Fireworks

Fireworks Magazine Online 81: Interview with Galactic Cowboys

GALACTIC COWBOYS

Interview by Duncan Jamieson

In 1990 the Geffen Label had high flyers Guns N' Roses on their books but sensing they needed a new band as trends were changing, they picked up Galactic Cowboys as their next big hope and then decided they should hedge their bets and sign another. That band was Nirvana. The result left Galactic Cowboys as a footnote in Rock history and they eventually split at the turn of the millennium. However, now they're back with their first album in seventeen years, 'Long Way Back To the Moon', with the line-up who created their seminal self-titled début and the follow up 'Space In Your Face', and with the signature Cowboy sound of Metal, Thrash and big Beatles-like harmonies all still pleasingly intact. Guitarist Dane Sonnier chatted to Fireworks on the band's resurrection.


Galactic-Cowboys

How did the Cowboys get back together after such a long gap?


Although I left in 1995 the band split up in 2000 but I always longed to play heavier music like the Cowboys again. The stars aligned for us to do a couple of shows in 2009 and 2013. After the reunion gigs we just began talking together and we started to write again. The word got out in the industry and Mascot said they were interested in a record.

So the interest from the Mascot label, were there several people involved or was it one individual who wanted to work with you?

There were a couple of people, Bill Evans and Jim Pitulski, Jim knew us from when he worked with Dream Theater. We toured with them on their 'Images And Words' tour and had a great time on that one. A&R wondered if Jim would like to work with some different bands and he said he always liked The Cowboys. Bill and Monty (Colvin, bassist) had worked together in the past so he got in contact and he was very interested when he found out we'd been writing some new songs.

I believe 'In The Clouds' that kicks off the record is actually an old song that was written when Galactic Cowboys first got together?

That's right. There was an early stage of that song from when we started out. When we started rolling again and coming up with news songs, this came up. It was the very first Cowboys song as it's the song Ben (Huggins, singer) and I had to audition with. Recording it was born out of nostalgia but it's heavy, melodic and very representative of who were as a band, even today.

Are there any other song on the new record that have been revived?

'Hate Me', that was in fact another old song. It was one I wrote and it was the very last song I brought to the band before I left in 1995. It never made their next album for whatever reasons. We reworked it a bit, added an extension to give it more legs and added more harmonies.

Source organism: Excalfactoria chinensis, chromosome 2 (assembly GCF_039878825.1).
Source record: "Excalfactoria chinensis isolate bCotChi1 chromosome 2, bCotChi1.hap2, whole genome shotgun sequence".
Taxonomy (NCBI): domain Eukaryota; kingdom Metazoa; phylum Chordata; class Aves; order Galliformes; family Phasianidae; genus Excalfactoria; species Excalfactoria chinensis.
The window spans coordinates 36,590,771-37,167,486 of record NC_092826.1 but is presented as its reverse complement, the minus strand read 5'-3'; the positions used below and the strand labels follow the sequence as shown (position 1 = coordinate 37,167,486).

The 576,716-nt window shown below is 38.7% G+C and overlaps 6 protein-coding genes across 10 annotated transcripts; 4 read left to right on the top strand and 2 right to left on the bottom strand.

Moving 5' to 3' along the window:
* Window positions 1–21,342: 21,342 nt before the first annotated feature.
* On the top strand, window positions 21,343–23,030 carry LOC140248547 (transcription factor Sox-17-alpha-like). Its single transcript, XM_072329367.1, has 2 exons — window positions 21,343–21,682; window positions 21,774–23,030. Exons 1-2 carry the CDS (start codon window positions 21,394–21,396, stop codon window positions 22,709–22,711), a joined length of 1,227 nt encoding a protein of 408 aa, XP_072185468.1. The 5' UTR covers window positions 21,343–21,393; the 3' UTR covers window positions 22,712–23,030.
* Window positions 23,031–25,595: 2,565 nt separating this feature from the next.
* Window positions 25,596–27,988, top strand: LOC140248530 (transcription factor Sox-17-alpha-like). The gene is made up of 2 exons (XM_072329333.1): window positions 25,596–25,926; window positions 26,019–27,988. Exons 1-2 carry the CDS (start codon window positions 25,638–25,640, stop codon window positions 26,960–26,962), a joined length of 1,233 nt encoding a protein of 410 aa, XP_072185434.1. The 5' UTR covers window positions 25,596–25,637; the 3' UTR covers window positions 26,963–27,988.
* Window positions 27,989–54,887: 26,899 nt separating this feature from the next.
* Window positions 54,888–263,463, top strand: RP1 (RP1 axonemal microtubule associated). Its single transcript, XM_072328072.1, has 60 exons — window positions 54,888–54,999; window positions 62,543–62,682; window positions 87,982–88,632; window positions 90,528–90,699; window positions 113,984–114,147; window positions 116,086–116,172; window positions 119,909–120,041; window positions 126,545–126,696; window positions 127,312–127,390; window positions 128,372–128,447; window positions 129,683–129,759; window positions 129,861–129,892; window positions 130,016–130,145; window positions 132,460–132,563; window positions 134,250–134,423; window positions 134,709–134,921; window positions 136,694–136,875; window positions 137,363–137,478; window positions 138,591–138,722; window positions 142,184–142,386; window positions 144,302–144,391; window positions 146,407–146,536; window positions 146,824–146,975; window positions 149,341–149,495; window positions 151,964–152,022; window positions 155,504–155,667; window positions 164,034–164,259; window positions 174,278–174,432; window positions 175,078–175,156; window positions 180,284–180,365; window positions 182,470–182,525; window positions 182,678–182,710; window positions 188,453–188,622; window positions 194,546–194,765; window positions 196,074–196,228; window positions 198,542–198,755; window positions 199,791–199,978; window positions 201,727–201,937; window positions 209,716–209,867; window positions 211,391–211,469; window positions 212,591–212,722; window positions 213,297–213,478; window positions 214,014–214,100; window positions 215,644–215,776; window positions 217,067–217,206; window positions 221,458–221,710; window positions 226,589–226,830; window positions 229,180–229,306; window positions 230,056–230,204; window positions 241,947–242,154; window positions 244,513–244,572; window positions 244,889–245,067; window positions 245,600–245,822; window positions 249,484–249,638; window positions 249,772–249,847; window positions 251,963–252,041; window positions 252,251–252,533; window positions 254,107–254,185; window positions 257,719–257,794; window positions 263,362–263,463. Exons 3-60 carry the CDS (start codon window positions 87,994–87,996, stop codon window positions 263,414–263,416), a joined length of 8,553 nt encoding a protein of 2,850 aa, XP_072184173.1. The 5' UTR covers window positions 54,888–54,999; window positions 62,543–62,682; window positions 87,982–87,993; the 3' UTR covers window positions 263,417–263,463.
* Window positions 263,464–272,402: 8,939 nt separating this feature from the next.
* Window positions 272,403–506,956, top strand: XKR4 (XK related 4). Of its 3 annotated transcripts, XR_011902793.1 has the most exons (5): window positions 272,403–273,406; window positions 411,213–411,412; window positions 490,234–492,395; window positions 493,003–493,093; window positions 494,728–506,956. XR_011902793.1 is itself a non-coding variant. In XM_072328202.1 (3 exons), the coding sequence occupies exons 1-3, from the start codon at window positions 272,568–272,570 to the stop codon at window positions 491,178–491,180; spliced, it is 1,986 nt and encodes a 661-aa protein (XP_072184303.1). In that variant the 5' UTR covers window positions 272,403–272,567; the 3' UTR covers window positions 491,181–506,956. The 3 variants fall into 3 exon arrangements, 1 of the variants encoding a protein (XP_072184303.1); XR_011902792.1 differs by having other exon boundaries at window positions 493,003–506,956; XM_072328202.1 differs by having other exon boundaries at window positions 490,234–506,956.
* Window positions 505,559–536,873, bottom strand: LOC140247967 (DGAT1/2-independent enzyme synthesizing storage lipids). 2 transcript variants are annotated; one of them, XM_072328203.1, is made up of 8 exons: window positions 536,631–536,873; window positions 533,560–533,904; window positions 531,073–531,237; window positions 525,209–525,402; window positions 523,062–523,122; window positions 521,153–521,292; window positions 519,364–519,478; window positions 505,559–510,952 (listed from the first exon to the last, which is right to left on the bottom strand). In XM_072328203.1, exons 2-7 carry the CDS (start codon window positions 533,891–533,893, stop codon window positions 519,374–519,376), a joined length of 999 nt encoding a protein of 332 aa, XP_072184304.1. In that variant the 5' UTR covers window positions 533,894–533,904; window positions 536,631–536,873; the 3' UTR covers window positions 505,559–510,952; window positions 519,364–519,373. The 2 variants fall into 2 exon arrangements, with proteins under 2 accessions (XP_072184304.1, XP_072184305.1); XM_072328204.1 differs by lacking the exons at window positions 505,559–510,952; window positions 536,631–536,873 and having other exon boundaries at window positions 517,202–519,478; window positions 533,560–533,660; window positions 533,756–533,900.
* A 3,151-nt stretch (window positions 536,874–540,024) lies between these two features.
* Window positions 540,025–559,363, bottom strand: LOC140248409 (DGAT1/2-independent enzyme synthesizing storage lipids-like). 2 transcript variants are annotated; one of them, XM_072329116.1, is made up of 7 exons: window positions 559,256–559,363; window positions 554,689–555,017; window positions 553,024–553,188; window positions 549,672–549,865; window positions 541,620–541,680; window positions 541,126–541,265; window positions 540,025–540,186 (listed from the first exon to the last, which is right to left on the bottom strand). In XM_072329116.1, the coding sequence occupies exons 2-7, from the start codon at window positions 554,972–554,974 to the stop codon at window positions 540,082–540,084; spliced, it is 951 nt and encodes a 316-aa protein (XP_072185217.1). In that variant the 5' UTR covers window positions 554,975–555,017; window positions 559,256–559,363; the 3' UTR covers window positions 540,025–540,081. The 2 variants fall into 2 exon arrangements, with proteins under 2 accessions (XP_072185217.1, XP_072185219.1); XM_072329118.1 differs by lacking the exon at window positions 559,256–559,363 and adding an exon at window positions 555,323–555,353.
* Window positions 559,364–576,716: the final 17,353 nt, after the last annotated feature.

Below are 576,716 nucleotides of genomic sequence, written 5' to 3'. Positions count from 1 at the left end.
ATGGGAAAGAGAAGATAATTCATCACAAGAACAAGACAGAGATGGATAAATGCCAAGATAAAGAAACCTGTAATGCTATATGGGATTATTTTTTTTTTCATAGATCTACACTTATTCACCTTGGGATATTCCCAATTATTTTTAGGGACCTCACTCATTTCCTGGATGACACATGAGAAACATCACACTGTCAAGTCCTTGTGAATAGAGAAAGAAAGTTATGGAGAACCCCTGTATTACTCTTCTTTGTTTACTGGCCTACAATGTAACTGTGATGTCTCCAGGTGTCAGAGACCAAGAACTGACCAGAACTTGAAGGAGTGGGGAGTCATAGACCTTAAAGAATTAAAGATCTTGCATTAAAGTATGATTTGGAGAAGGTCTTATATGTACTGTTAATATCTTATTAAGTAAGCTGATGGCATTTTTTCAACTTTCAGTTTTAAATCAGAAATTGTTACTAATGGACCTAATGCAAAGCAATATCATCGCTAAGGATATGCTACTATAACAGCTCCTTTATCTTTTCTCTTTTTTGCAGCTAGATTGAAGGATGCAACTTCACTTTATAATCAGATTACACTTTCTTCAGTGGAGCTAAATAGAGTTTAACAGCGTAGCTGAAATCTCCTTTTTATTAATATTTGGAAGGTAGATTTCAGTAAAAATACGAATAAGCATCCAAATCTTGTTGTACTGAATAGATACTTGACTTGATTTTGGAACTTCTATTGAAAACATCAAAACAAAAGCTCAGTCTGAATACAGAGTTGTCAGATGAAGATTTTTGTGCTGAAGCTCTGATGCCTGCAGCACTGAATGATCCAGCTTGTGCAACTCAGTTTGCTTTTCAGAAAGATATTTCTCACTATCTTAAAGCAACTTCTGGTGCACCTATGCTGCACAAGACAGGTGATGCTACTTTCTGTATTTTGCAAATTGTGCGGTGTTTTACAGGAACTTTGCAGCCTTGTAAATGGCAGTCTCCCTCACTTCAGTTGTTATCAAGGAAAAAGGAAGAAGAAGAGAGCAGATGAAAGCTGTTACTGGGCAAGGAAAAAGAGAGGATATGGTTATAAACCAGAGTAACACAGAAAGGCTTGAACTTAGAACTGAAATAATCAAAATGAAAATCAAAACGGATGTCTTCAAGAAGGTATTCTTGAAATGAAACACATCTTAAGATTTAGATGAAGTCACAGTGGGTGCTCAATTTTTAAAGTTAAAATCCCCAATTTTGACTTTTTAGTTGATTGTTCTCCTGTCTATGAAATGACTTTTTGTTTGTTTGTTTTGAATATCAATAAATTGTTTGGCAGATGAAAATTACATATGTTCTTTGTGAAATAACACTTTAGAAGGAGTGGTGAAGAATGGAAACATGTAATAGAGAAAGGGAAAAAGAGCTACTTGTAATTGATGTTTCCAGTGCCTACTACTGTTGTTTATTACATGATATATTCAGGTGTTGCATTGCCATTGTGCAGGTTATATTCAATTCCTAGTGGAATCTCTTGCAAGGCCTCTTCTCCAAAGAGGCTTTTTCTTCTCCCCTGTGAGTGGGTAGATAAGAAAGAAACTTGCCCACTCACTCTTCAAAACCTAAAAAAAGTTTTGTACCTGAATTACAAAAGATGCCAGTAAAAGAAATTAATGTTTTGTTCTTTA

There's a real earthy, authentic sound to the new album. Was that deliberate?

I'll have to give credit to Alan Doss (drums) who mixed and mastered the disc. We all know what we like sonically.

How is the band different in its approach now?

We're a lot older! The song writing feels the same way as it did in the past, it feels like coming home. We were surprised how quickly it came together during rehearsals for the reunion gigs. We didn't have to work at it too hard. The sound is ingrained in our DNA. Now what we're doing is a continued evolution of what we've always done. That first album stands up well. We were young and driven at the time. Now we're a lot older but we're still driven. In comparison to the old days the involvement in the writing, recording and the business process has all been self-propelled. That's been helped by the label, Mascot, who have been great as they have left us alone to do our thing.

How do you go about the song-writing as a band?

As a band we operate in different ways. Monty might bring in a whole song, sometimes I'll bring in a few guitar riffs. Personally, for me it's the music first with the melody and vocals coming later. We said, let's just write and see what happens for this one. When we did, the sound that inevitably comes out is a mix of being heavy with lots of melody and harmonies. That's the Cowboys' sound.

How much was done old school with all of you together in the studio and how much was done using file sharing?

Monty lives in Chicago so he's three hours on a plane each way but he came across a few times and we laid down some material but it wasn't so often, but we know how we all sound like and what we want so we could file share and do a lot of it that way.

How do you feel you've changed and the band's relationship with one other has changed since those early days?

I like to think my personality has developed. Back then I was just a 19 year old kid who didn't have a whole lot of life experience to give much of a social commentary. As a band, we all feel the way we feel so there might be four different opinions on anything but in the band we have the freedom to all be who we really are. We don't judge each other and everyone comes in and adds their own twist to what we do. I'd say the relationships in the band are a lot stronger. A lot has happened between me leaving and the reunion. We've got kids now so it's cool that they can come to the shows and meet each other and hang out. At the end of the day it comes back to the music.

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In the early days a lot was made of the band being a Christian band but in fact that's not something you have done overtly...